This audit is an ongoing process, and it should be conducted periodically to ensure that the design system is up-to-date and aligned with the organization's needs. The findings of the design audit can be used to inform the development of the design system and ensure that it addresses the identified pain points and inconsistencies.

Step 4: Create a common language

Fluent Ui React v9

The fourth step in creating and adopting a design system is to create a common language that can be used across the organization to ensure consistency in design.

Guidelines should be developed to cover all aspects of the design system, such as typography, colour palettes, and UI components. These guidelines should be clear, concise, and easy to understand. Make sure that all designers and engineers are aware of these guidelines and understand why certain custom designs are not allowed. This can help to prevent misunderstandings and reduce the number of requests for custom designs.

  • Provide examples: It’s important to provide examples of how the guidelines and shared vocabulary should be applied in practice. This can be done through design patterns, wireframes, or mockups.
  • Make it accessible: The guidelines and shared vocabulary should be easily accessible to all stakeholders. This can be done through a centralized documentation website like Notion and ZeroHeight, or even with Storybook. The website must be easily accessible to all stakeholders and serves as a central source of information for the design system.

It’s important to note that the documentation should be regularly reviewed and updated to ensure they remain relevant and effective.

Step 5: Iterate and evolve

This involves constantly reviewing and updating the design system to ensure it stays relevant and effective.

  • Establish clear priorities: Make sure that the design system team is aware of the most critical components that need to be integrated into the design system. This can help to ensure that the team is focusing on the most important tasks, and can prevent the creation of additional custom components.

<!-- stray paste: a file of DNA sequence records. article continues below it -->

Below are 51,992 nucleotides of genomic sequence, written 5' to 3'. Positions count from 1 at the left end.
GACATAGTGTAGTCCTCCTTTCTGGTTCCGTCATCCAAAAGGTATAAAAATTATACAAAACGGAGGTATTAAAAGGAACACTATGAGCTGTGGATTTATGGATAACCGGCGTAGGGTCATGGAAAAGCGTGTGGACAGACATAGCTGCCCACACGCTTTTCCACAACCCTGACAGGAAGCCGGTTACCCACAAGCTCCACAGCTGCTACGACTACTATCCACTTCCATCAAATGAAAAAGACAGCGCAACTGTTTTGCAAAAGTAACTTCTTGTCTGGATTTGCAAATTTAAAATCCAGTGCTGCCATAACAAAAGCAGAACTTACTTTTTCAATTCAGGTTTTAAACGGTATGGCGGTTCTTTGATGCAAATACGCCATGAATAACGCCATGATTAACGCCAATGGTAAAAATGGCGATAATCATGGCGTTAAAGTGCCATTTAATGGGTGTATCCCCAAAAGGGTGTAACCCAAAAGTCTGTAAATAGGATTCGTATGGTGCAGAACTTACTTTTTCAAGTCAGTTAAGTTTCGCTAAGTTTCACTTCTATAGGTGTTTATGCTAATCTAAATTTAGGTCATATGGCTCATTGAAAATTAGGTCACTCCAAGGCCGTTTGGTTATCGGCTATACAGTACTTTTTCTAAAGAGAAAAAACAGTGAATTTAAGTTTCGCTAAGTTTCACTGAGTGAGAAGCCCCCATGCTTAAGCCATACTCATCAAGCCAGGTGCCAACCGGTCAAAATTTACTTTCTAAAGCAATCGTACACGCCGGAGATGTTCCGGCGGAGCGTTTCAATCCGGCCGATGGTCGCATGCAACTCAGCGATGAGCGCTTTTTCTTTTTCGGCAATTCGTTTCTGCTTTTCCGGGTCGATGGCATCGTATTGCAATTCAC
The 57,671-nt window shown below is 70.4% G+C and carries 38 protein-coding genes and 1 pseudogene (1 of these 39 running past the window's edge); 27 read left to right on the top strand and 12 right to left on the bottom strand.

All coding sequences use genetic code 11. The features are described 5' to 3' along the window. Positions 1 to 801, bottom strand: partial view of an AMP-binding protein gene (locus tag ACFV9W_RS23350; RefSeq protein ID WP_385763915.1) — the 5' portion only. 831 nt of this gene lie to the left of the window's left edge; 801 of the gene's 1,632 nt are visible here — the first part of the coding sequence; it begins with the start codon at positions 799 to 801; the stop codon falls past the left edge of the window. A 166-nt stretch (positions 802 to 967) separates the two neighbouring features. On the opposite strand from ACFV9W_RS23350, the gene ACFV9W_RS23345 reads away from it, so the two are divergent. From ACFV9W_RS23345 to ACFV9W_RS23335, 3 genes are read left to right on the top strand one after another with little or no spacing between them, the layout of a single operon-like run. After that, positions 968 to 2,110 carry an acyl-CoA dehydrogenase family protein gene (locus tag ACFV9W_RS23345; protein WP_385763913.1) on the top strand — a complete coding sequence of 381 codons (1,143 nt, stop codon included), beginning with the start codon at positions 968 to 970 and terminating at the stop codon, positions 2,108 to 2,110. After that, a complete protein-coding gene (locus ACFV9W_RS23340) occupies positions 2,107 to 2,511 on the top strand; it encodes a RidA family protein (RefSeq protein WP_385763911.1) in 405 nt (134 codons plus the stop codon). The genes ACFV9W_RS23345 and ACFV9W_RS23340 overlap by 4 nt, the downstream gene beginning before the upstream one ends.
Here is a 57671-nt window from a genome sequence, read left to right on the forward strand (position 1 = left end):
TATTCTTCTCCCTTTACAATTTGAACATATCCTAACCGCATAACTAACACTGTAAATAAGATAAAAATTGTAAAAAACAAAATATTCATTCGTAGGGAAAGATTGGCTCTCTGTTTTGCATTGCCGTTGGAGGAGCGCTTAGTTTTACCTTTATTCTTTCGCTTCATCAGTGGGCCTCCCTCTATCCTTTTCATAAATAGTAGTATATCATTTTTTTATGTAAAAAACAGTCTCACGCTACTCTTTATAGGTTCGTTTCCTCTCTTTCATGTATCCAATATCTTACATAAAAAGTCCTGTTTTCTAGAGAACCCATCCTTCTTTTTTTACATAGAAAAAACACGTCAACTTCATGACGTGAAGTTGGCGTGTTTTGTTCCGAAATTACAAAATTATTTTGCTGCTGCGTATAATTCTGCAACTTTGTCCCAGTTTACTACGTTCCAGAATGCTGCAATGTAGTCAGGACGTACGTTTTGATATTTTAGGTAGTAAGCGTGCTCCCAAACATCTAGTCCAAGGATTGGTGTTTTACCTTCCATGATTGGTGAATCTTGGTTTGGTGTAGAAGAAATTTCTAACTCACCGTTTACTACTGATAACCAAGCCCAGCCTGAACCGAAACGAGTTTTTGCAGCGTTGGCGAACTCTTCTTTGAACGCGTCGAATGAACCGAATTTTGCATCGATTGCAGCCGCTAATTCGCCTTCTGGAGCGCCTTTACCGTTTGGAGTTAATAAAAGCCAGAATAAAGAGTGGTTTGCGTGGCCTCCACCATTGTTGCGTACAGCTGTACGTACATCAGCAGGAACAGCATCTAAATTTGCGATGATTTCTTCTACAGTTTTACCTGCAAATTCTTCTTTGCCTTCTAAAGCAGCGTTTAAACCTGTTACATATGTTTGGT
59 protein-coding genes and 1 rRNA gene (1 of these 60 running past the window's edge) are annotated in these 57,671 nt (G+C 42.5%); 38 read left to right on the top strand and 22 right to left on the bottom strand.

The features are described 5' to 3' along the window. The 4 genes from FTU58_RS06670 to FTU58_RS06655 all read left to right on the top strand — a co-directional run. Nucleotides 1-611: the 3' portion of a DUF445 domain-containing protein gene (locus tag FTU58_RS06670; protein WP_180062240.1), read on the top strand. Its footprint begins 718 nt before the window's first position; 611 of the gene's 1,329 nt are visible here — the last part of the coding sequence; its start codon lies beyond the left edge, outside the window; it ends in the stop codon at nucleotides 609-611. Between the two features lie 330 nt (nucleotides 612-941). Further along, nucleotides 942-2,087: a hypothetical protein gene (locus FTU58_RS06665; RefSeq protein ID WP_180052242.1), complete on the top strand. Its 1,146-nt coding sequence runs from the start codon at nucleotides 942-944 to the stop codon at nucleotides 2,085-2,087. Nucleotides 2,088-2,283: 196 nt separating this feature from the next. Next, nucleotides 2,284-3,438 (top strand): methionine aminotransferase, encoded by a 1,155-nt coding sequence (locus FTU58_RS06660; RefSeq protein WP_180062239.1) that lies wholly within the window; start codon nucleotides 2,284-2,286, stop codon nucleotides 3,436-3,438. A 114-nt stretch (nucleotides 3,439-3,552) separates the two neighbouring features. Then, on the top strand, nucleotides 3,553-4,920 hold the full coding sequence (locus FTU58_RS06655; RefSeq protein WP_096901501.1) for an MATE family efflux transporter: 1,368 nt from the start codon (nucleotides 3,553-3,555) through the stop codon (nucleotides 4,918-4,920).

• Encourage contributions: Most of the time, the design system team will not handle the demand for needed components and consumers will likely start duplicating them. This can be avoided by creating a culture of collaboration. By working together on the design system, stakeholders will be more likely to share ideas and contribute their own. This can be achieved by creating dedicated channels for discussion and feedback, holding regular design system meetings and workshops, and encouraging team members to pair up when working on it. Maintaining this culture helps build trust and collaboration among teams and stakeholders and ensures that the design system is meeting the company's needs.
  • Keep it up to date: Keep the design system up to date with the latest design trends and technologies. This may require updating the design system’s guidelines, patterns, and components.
  • Test and validate changes: Before implementing changes to the design system, test and validate them to ensure they are effective and user-friendly. This can be done through user research, usability testing, or A/B testing.
  • Communicate changes: Handling the issue of engineers’ lack of knowledge about the existing components in the design system requires a combination of education and awareness-raising efforts. Changes to the design system should be communicated to its relevant stakeholders. This can be done through change logs or release notes, listing new components, updates to existing components, and bug fixes.
  • Monitor usage: Monitor the usage of the library and track which consumers are using the latest version. This can help identify areas where updates are not being implemented and allow for targeted education and outreach efforts to help ensure that consumers are up to date.

Step 6: Measure success

Figma analytics dashboard

The final step is to measure the success of the design system and use this information to identify areas for improvement and make adjustments as needed. This step is crucial in ensuring that the design system is meeting the needs of the organization and delivering the desired results.

Several metrics can be used to measure the success of a design system, such as:

  • The time it takes for a product to go from development to launch.
  • How satisfied users are with the product.
  • Consistency of the design across the product.
  • Productivity of designers and developers.
  • Collaboration and communication among teams and stakeholders.

Some of these quantitative metrics can be calculated using scraping scripts through the design system’s consumer repositories, by taking periodic screenshots of the application, or by using any analytics tool. But others have a more qualitative aspect and must be obtained through feedback forms and time indicators.


Creating and adopting a design system in a hyper-scaling company is a challenging task, but by starting small, involving all stakeholders, and establishing clear guidelines and processes for using the system, it is possible to create a system that works for the company and enables it to continue to scale and grow.

By investing in a design system, organizations can really speed up developer productivity while ensuring consistency across the product. This is our blueprint for success from previous experience working with large-scale customers who needed to streamline and standardize their end-user experience.

We hope this article helps to shed some light on this topic and makes it easier for others going through this process.